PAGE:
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TEDx: Creating calm within chaos

Kris Kaull relates his most memorable call, and how practice, and a mindset to control what you can allows EMS providers to provide help and calm during the chaos

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EMS1 co-founder Kris Kaull presented this talk at a TEDx event independently organized by the Bozeman, Montana, local community using the TED conference format. Learn more about TEDx and watch the video below.

It was early October. The fall leaves had turned colors and the air was brisk. Bob and his family finished dinner, watched TV, and scooted off to their own rooms for the night. They were all in bed by 11.

A calm normal night, until it wasn’t.

Just past 1 in the morning, this peaceful night turned chaotic. 1:16 a.m. to be exact. Bob stopped breathing. His heart stopped. He was in cardiac arrest.

Bob was young. Younger than I am now. He was 42; happily married; three kiddos.

“BOB! BOB! Are you ok?” his wife Dianne asked. Just guttural noises.

“BOB! Wake up!”

Dianne, a math teacher, jumped into classroom mode. Quick. Call 911.

“HELP ME! My husband isn’t breathing.”

“Yes, I know CPR. I’ll do that now.”

Dianne started CPR. 1 and 2 and 3 and 4 and … alternating between rescue breathing and compressions.

I was the second responder to arrive. With the heart monitor hooked up, I shocked Bob. We got a heartbeat back, but he still wasn’t breathing. Continue rescue breaths.

What would you do in this situation?

For 25 years, I’ve worked in chaotic scenes like this. I’m a critical care flight paramedic on a helicopter. It’s a job most people respond by saying either:

“What’s your most memorable call?”


“I freeze when things get crazy. I could never do what you do.”

But you know what? The truth is ... handling emergencies – making order out of chaos – is something everyone can learn to do.

Medics bring order to chaos

People think medics are lifesavers. But really, we’re simply fantastic at bringing order to unplanned circumstances.

And, with the right systems in place, you can not only endure … but actually thrive … in times of chaos.

See, when it comes to stress and chaos, there’s a bell curve.

It’s called the Yerkes-Dodson Law.

This law suggests that elevated levels of psychological arousal can actually improve your performance and effectiveness … but only at a certain middle point.

If your stress levels increase too much, your effectiveness diminishes.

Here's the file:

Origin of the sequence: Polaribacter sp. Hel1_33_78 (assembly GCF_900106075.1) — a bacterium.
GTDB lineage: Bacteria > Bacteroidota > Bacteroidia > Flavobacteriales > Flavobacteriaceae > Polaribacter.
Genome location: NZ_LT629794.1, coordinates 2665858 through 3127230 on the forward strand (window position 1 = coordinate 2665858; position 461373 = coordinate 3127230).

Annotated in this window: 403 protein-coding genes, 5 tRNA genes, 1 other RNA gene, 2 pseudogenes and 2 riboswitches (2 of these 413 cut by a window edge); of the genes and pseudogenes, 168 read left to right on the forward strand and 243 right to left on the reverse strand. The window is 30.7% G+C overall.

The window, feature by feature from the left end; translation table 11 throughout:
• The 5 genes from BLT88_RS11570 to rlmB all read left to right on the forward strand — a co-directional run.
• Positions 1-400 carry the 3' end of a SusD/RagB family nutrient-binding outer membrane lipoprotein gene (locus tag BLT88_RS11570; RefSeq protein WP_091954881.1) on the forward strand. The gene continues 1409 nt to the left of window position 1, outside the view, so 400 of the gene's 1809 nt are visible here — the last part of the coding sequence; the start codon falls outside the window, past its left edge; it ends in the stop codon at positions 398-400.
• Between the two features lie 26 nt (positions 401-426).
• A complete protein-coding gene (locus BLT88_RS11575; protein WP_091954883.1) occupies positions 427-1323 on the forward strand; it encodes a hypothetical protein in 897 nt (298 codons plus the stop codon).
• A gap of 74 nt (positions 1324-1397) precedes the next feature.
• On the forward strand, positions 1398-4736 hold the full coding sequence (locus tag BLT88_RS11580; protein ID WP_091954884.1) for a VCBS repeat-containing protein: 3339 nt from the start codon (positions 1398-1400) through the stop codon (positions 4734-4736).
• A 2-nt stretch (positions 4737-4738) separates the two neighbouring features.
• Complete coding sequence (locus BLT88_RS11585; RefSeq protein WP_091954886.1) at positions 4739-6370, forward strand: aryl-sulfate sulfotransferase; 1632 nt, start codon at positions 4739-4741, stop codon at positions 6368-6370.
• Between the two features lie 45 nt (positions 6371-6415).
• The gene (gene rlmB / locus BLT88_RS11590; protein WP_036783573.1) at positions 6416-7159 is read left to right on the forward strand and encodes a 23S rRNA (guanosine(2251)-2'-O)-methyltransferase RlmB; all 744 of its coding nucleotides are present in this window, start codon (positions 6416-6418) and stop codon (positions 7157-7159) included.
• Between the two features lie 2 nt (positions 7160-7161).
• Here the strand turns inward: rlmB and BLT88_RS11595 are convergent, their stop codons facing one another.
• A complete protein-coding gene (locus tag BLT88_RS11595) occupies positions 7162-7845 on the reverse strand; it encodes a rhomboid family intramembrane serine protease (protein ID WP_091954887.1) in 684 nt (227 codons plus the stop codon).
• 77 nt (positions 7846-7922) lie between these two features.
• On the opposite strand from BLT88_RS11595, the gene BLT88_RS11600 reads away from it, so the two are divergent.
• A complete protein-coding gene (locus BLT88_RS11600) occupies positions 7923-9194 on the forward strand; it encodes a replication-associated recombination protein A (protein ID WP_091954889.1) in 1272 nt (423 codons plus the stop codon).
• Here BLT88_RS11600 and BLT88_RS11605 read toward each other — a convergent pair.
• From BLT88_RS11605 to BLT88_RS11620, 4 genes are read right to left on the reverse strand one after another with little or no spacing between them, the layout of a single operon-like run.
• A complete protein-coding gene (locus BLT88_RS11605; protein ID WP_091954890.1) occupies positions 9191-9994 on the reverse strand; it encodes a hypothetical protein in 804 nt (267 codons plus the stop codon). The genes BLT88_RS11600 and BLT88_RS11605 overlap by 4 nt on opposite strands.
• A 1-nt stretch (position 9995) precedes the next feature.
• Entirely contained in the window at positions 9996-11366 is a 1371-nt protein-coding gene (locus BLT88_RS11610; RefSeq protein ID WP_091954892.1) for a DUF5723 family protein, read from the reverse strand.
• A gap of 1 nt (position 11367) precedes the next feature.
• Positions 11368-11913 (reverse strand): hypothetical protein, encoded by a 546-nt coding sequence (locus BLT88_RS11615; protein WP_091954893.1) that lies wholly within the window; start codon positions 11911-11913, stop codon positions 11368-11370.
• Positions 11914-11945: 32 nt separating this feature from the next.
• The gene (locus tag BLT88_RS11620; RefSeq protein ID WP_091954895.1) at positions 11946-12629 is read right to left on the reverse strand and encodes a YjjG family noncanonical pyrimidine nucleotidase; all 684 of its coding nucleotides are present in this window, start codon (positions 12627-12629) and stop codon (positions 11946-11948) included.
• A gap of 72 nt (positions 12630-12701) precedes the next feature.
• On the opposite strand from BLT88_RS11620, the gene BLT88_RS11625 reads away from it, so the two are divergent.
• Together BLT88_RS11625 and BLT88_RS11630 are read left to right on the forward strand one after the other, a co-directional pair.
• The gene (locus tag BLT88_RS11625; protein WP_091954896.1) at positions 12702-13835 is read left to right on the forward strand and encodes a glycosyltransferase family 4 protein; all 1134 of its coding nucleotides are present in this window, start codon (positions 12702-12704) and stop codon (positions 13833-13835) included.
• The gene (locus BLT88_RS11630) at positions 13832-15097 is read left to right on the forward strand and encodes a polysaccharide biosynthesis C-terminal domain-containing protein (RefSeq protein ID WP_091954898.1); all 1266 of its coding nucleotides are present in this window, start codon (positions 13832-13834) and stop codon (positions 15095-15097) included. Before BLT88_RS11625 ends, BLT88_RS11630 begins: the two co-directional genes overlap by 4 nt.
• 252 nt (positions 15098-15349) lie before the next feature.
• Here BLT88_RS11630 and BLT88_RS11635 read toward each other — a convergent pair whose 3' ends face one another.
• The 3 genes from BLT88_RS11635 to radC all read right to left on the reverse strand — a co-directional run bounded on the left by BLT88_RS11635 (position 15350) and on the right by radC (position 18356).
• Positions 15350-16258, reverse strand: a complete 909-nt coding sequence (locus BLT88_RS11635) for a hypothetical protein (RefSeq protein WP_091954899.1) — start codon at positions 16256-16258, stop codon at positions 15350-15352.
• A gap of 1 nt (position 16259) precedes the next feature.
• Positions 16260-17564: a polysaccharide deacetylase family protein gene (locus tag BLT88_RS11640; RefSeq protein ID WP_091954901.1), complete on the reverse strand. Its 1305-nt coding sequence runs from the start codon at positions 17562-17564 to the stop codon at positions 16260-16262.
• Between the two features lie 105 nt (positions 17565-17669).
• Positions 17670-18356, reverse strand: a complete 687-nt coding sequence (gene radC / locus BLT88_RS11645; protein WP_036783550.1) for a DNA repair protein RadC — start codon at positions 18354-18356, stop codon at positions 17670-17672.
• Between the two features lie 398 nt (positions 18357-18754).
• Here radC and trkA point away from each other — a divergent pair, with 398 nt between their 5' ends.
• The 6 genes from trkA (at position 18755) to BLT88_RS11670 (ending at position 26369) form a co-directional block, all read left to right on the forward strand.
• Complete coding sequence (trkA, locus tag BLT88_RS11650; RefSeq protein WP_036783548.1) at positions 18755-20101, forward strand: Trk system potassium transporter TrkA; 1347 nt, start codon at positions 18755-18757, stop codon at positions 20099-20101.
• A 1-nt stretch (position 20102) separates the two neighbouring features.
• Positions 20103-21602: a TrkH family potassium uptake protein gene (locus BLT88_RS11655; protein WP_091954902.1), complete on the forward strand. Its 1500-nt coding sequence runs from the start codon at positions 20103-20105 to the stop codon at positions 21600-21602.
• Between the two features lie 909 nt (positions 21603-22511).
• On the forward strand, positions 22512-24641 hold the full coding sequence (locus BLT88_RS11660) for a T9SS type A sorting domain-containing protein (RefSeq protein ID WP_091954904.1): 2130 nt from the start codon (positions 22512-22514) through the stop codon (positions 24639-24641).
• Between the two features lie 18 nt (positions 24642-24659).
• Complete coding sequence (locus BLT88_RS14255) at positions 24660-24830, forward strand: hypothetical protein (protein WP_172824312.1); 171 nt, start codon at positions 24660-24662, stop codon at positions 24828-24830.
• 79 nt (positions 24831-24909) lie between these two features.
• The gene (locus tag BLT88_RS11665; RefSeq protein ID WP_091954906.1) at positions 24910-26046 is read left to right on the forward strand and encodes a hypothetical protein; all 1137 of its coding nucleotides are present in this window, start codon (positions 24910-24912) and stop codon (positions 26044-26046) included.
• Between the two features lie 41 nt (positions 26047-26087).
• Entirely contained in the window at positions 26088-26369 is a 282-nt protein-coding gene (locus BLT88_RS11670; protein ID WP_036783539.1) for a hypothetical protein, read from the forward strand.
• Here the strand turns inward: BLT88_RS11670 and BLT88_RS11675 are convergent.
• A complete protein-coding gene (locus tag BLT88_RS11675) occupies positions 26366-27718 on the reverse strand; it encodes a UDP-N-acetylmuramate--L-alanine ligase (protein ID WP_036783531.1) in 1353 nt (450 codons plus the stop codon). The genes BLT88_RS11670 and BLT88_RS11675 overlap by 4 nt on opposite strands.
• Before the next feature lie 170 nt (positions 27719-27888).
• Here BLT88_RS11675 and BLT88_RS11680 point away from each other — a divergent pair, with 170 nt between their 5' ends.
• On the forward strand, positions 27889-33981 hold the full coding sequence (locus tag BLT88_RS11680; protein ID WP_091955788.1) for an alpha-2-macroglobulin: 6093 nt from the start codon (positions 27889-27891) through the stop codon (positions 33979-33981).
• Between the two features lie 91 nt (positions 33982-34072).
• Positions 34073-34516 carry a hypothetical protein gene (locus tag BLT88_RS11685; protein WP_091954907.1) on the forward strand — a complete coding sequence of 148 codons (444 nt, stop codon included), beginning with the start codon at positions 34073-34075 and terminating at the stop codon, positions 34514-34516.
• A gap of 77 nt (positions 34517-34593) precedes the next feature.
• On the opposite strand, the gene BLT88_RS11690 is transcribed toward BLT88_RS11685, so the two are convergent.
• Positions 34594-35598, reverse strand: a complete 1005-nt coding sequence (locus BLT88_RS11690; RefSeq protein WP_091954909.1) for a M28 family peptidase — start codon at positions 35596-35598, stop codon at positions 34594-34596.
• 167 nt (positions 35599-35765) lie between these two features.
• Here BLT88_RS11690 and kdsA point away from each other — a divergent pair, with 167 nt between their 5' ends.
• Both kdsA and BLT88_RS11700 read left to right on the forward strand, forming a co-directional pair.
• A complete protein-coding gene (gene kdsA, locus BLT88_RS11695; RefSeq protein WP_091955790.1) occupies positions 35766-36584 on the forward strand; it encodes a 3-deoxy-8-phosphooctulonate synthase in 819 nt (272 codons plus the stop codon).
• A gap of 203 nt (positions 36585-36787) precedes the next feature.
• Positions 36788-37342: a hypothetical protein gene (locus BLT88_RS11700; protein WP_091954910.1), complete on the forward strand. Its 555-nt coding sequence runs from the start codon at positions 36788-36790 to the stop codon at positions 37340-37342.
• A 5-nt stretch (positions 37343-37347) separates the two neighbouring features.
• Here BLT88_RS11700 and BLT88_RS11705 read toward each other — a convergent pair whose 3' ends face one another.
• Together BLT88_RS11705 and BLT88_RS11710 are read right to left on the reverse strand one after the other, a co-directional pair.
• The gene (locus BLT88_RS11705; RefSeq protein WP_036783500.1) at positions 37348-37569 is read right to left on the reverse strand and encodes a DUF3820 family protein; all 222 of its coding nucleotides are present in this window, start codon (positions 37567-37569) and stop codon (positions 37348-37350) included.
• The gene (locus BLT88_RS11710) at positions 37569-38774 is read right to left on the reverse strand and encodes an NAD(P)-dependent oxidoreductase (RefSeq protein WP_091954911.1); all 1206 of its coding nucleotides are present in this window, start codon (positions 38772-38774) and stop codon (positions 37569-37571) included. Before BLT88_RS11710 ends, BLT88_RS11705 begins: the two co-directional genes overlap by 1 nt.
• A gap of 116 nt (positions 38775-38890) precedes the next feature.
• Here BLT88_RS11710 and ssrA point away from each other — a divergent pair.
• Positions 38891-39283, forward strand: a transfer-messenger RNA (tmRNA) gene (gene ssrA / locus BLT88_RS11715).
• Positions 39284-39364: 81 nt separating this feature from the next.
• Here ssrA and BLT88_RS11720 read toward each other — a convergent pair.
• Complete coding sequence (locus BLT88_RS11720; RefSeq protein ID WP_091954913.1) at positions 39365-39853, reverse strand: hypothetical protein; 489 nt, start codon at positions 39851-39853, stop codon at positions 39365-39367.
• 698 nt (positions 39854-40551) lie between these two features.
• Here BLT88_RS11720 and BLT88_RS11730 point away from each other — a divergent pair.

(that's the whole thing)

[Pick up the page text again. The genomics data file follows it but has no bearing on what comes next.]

And If there isn’t enough stress, you won’t perform well either.

The key to making order out of chaos is to put systems in place to help you stay in the middle of that bell curve – where your senses are heightened, but not clouded.

Use these tips to help you stay in the center when chaos hits.

Tip 1 – Change your mindset

As responders, we know that calmness ultimately changes the trajectory of an entire event. Why? Because we’ve changed out mindset.

It’s not our emergency.

It’s our job to slow down the crazy.

Fun fact: Emergency personnel never run onto scene. There’s a reason for that. Instead, we move with just the right amount of urgency.

“What if – when you called 911 to report an emergency – the ambulance crew panicked? Who would they call?”

Imagine this …

You call 911. A few moments later, the ambulance comes screeching around the corner on two wheels, driving onto your lawn. A paramedic hastily leaps out, running frantically toward you, tripping over untied shoelaces. His partner screams mayday, mayday, mayday into the radio. As they arrive at your door, the ambulance starts rolling away because they forgot to put it in park.

Unsettling, right?

Consider Dianne as she gives her husband CPR that fateful morning. She was very worried, but she also maintained her cool. Dianne changed her mindset. She slowed down, focused and took action. She did what she could do to help.

More often than not, it’s our inaction that gets us in trouble.

We are scared to make a mistake, so, we do nothing. But the truth is, doing something is better than doing nothing.

Working on changing your mindset – slowing down, focusing, doing what you can tangibly do – helps in chaotic situations ... but it is also helps in normal, everyday life.

Have you ever had a morning where everything starts out perfectly and then goes crazy? Maybe you got up early, completely ready for an important presentation at work. You made coffee, got the kids dressed for school, made the perfect lunches. But then, just as you’re heading out the door, a pipe bursts under the kitchen sink. And – as you attend to that – one of your kids throws up their cereal. Your perfect morning is suddenly gone.

But now, let’s fast forward to the weekend. Over a glass of wine, you are retelling the story to your friends.

But this time, the faucet is like Old Faithful … and so is the explosion of cereal from your sick child. But you’ve got this. You’re holding it all together. You’re calm and focused. You have the plumber on the phone and the cereal cleaned up and your child comforted, and you still make it to work where you crush the best presentation of your life!